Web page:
November 20, 2011 § Leave a Comment
The environment of a sailor far from shore is simple if sometimes deadly. The rules are well known and the risks understood. As long as there is sufficient sea room to run before the strength of a storm, a well found boat with a capable crew can usually survive, until they can’t. (There are storms at sea that no boat can survive and waves than can kill any ship.)
When a boat closes with the coast, things get complicated. As the sea bottom rises to meet the continental shelf, waves become steeper, herded closer together, more likely to break, sending tons of white water glissading. (A breaking wave can exert as much as one ton of pressure per square foot.) Currents can set a boat towards an unforgiving shore, poor visibility can hinder navigation, and the increased traffic increases the risk of collision. Precise positioning becomes more important—accurate charts, aids to navigations, GPS and radar help inform the situation but require expert interpretation. (The Coast Guard once used a phrase that captures the risk, radar-assisted collision.) Discrepancies between one source and another further complicate decision-making.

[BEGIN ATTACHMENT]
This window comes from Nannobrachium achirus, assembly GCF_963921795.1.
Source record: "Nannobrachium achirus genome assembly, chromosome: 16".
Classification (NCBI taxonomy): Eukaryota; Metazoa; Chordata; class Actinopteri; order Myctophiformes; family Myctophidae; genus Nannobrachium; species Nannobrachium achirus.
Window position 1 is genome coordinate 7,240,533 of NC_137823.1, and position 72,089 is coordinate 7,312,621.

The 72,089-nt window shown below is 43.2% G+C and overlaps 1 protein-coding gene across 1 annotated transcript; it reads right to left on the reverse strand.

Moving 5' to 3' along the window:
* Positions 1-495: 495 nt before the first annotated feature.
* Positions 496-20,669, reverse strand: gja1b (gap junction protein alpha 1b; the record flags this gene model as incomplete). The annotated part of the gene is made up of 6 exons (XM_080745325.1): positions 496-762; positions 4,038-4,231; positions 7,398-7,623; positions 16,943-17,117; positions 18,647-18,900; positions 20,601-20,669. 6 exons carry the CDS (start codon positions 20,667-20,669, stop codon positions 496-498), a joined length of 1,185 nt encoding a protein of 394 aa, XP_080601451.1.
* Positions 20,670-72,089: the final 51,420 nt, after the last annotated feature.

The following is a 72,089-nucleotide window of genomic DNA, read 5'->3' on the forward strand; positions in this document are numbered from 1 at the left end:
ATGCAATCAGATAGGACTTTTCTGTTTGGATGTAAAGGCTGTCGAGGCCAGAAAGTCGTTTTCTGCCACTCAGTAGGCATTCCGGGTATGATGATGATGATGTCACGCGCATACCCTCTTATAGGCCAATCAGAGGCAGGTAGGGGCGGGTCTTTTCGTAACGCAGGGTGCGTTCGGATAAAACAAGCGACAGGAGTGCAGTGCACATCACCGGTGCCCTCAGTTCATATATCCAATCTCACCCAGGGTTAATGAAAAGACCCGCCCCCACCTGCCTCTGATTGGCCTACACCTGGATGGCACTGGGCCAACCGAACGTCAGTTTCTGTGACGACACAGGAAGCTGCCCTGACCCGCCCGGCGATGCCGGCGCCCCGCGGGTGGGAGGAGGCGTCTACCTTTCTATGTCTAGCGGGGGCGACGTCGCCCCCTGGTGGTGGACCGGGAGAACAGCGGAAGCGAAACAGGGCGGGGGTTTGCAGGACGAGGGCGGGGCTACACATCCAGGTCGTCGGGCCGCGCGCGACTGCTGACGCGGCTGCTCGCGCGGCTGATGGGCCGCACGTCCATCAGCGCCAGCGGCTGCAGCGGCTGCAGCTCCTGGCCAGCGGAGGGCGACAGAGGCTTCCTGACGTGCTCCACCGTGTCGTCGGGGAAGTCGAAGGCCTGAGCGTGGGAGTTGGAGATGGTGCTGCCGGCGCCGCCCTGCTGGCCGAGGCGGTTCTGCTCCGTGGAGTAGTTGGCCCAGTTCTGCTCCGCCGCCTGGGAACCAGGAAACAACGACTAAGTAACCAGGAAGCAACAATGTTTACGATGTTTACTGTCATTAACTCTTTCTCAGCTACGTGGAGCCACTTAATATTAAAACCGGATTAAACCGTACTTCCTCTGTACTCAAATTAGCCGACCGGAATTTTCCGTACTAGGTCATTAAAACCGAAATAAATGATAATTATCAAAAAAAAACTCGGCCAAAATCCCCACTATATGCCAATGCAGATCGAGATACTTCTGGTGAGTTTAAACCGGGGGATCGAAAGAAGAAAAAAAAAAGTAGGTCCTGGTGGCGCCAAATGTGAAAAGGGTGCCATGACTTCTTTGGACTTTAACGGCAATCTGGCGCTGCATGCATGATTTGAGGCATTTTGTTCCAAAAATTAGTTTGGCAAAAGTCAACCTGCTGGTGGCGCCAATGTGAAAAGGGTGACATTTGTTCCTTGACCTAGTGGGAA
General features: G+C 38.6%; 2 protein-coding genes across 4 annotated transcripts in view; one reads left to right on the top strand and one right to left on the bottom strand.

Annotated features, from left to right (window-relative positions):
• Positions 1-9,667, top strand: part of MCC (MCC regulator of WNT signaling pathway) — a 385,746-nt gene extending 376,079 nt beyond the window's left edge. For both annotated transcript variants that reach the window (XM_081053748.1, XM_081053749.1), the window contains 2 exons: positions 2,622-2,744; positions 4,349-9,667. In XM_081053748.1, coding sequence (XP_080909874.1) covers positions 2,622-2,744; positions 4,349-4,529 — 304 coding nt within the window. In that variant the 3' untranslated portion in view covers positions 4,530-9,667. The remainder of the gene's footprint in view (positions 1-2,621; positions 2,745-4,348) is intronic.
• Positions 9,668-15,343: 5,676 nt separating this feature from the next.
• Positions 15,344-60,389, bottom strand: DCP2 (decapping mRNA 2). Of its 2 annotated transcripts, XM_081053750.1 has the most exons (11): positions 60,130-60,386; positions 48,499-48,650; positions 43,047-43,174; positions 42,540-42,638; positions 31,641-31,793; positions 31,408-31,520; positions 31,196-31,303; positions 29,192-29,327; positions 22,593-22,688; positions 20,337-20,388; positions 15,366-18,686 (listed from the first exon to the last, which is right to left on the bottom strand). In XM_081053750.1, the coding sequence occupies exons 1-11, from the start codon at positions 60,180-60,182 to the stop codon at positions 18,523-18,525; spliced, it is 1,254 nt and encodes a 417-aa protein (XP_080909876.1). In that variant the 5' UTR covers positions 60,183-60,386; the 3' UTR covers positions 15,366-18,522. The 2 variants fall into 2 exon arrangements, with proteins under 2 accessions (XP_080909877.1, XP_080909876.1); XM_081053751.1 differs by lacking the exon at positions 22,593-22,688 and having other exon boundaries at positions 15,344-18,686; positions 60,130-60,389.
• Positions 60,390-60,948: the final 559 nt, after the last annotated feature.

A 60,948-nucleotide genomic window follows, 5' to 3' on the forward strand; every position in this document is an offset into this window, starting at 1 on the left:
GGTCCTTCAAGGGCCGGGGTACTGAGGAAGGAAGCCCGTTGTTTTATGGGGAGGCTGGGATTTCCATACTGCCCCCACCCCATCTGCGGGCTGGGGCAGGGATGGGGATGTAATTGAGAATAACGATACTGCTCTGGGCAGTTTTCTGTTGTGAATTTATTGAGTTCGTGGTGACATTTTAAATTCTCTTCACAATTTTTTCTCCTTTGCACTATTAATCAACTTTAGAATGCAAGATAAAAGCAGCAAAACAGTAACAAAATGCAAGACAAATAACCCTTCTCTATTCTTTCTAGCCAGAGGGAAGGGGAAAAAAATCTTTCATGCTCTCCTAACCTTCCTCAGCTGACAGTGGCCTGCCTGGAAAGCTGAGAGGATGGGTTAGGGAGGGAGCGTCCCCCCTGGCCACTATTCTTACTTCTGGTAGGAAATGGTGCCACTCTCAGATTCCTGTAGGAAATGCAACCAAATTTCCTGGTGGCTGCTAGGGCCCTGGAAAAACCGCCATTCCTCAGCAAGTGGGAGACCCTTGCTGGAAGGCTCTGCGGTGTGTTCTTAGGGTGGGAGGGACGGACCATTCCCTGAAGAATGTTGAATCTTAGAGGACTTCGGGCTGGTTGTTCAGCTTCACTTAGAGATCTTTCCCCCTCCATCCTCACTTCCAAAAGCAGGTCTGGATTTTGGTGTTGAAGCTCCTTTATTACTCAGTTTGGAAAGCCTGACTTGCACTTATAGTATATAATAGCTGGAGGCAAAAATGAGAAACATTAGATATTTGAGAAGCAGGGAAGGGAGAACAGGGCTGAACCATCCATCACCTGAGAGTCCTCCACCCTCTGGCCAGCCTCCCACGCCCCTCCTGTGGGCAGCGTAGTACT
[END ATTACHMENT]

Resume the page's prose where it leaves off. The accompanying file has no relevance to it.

The once uncharted coasts of our world are littered with the bones of such self-confidence.
Imagine if you were approaching an unknown coast without accurate charts or electronic positioning, navigating by sun or stars when visible, with only hearsay about the offshore hazards or longshore currents or depth of water. The uncertainty increases exponentially. From the sailor’s perspective, the reality of the coast emerges with experience. The situation is more than just complicated, it’s complex.
There is another scenario, however. Chaos. If a storm is driving you toward a lee shore with no possibility of refuge, it doesn’t matter whether you know the soundings nearshore or your exact position. The only thing that matters is clawing your way to weather. The only thing that matters is to avoid being shattered on unyielding rocks or pounded into splintered wreckage. The only thing that matters is gaining sea room. That’s my definition of chaos.
These four domains—simple, complicated, complex and chaotic—are captured in the Cynefin framework developed by David Snowden, former Director of the IBM Institute for Knowledge Management and now Chief Scientific Officer at Cognitive Edge. It’s a model to help understand the context of a situation or problem, the characteristics of that context, and the approach appropriate to that context.